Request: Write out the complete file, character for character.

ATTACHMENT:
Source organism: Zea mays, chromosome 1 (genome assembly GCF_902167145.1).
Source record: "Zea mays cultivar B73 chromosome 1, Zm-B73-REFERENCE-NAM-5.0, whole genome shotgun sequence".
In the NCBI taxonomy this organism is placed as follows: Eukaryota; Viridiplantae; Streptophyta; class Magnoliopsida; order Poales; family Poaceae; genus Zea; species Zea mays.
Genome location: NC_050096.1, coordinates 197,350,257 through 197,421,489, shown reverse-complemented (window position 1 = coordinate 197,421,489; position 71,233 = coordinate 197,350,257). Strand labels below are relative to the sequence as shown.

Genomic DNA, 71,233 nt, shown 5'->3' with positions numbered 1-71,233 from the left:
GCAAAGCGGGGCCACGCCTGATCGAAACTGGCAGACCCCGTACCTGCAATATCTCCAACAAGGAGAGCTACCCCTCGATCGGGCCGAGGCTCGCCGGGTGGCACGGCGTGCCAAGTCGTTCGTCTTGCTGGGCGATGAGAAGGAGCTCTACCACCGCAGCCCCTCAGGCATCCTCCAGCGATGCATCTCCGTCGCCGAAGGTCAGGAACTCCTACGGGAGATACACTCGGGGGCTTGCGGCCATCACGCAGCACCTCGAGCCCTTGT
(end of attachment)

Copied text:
Source organism: Zea mays, chromosome 1 (genome assembly GCF_902167145.1).
Source record: "Zea mays cultivar B73 chromosome 1, Zm-B73-REFERENCE-NAM-5.0, whole genome shotgun sequence".
In the NCBI taxonomy this organism is placed as follows: Eukaryota; Viridiplantae; Streptophyta; class Magnoliopsida; order Poales; family Poaceae; genus Zea; species Zea mays.
Genome location: NC_050096.1, coordinates 197,350,257 through 197,421,489, shown reverse-complemented (window position 1 = coordinate 197,421,489; position 71,233 = coordinate 197,350,257). Strand labels below are relative to the sequence as shown.

Genomic DNA, 71,233 nt, shown 5'->3' with positions numbered 1-71,233 from the left:
GCAAAGCGGGGCCACGCCTGATCGAAACTGGCAGACCCCGTACCTGCAATATCTCCAACAAGGAGAGCTACCCCTCGATCGGGCCGAGGCTCGCCGGGTGGCACGGCGTGCCAAGTCGTTCGTCTTGCTGGGCGATGAGAAGGAGCTCTACCACCGCAGCCCCTCAGGCATCCTCCAGCGATGCATCTCCGTCGCCGAAGGTCAGGAACTCCTACGGGAGATACACTCGGGGGCTTGCGGCCATCACGCAGCACCTCGAGCCCTTGT